07/07/2015 11:48 BST | Updated 07/07/2015 11:59 BST

PTSD Could Be Reduced By Playing Tetris

The small, brightly coloured Tetris squares could one day become the building blocks of robust mental health, according to new research from the Medical Research Council Cognition and Brain Sciences Unit in Cambridge, UK.

The small study lead by Emily Holmes, a professor in psychology, has shown that playing the game could reduce the risk of post traumatic stress disorder (PTSD).


The New Scientist reports that 20 per cent of people who have been involved in a car accident often go on to develop PTSD and while there are options available to treat the condition, there is nothing to prevent its onset in the first few days after a traumatic incident has occurred.

Holmes said:

"After any event, there is a window of about six hours where memories are consolidated and cemented in the mind."

One of the factors that contribute to this consolidation is sleep and in most cases, it is the flashbacks of traumatic events that lead to PTSD.

According to Holmes, during this sequence of events, there is a period when the memories are “malleable” and can be “reshaped.”

With all the colours and constant movement, Tetris is a game that requires players to constantly process a stream of visual stimuli, which in turn reduces the strength of traumatic memories.

This effectively means that although people will be able to remember an event, they are less likely to trigger the disturbing flashbacks that lead to PTSD.

In theory, this principle could be applied to any game, including Candy Crush that is visually demanding.

While the findings do have the potential to change the way trauma victims are treated in hospitals, police stations and asylum centres, the study’s results are still a long way off from being incorporated into everyday practice.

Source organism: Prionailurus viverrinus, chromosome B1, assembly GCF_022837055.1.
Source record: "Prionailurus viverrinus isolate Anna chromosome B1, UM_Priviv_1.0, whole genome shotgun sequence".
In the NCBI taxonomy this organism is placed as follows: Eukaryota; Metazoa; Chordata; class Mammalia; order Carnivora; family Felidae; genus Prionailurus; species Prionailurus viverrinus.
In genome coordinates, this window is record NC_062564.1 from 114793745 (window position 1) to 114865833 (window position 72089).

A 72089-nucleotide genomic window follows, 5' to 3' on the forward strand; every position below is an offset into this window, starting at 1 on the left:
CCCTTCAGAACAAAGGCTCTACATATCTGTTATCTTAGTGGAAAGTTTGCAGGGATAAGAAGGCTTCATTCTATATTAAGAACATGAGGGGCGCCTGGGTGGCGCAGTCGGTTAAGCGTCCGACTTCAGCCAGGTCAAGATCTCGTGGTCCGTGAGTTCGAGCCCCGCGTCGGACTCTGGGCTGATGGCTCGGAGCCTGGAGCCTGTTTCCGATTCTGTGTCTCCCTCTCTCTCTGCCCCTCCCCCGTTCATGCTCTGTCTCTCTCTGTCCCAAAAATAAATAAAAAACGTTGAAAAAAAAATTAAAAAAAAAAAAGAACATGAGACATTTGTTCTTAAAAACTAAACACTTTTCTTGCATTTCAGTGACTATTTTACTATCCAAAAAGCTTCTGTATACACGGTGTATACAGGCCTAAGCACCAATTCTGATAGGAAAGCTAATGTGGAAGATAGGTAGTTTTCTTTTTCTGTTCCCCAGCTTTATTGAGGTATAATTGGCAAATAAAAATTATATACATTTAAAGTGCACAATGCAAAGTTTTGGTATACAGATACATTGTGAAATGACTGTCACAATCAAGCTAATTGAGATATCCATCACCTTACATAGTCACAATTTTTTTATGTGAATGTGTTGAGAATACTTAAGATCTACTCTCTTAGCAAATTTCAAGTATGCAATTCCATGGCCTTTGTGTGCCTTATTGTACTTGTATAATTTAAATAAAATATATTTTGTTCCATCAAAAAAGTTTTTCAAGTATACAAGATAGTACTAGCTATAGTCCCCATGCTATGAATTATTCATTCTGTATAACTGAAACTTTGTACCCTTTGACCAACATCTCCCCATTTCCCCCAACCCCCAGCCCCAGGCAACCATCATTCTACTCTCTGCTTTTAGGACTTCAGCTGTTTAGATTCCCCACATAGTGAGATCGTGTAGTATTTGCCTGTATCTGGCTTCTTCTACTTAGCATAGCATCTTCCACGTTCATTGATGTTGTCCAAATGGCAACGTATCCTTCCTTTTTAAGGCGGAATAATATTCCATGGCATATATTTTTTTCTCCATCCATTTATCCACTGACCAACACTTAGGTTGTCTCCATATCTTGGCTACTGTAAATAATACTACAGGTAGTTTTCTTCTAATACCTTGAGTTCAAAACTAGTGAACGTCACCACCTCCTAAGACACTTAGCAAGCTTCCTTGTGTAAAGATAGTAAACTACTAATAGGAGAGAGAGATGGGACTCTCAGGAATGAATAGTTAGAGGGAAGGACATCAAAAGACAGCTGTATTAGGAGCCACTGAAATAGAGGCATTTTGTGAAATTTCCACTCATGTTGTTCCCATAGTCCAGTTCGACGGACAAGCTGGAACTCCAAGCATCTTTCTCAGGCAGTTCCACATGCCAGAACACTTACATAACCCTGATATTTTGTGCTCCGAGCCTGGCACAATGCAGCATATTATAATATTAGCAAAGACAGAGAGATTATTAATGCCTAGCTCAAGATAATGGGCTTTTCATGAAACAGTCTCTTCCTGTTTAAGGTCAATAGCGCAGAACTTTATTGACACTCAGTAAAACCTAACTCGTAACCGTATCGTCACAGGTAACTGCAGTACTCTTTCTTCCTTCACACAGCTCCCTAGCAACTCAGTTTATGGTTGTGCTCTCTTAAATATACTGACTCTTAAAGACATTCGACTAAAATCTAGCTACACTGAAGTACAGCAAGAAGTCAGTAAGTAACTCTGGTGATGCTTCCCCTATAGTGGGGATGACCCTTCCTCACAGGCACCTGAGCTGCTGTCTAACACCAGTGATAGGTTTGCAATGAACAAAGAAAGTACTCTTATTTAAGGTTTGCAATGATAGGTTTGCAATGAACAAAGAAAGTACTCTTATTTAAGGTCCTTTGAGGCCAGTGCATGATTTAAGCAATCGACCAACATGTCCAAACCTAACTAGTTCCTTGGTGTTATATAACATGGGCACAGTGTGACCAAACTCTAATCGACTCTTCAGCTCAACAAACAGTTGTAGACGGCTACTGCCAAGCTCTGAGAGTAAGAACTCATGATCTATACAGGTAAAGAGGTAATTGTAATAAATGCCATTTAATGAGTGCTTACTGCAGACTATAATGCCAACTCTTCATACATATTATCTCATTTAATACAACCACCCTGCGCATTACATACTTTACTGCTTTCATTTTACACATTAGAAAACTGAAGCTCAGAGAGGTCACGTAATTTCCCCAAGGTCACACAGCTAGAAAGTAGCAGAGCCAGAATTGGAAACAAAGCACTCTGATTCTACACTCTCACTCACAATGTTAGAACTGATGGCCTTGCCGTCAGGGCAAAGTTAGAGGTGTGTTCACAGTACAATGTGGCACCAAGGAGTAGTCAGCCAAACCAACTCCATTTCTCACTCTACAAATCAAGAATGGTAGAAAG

Holmes’ research is based on a small study involving 56 people who were all exposed to a “distressing” event that included watching video footage of distressing events.

The next day, researchers used images from the footage to reactivate the participants’ memories of the events they had seen earlier.


During this time, half the group spent 12 minutes playing Tetris while the other half sat quietly for the same length of time.

Holmes and team note the group that played Tetris experienced fewer intrusive memories compared to the participants that did not.

Before the game is scaled up for treatment, researchers are testing it to see if it will work in real life trauma scenarios, including hospital emergency rooms.

While they are still unsure of how robust this method is in staving off PTSD in the long term, Holmes told The New Scientist that even if the effect is minimal, it is still worth it.

"Think of it like hand washing. Hand washing is not a fancy intervention, but it can reduce all sorts of illness. This is similar – if the experimental result translates, it could be a cheap preventative measure informed by science."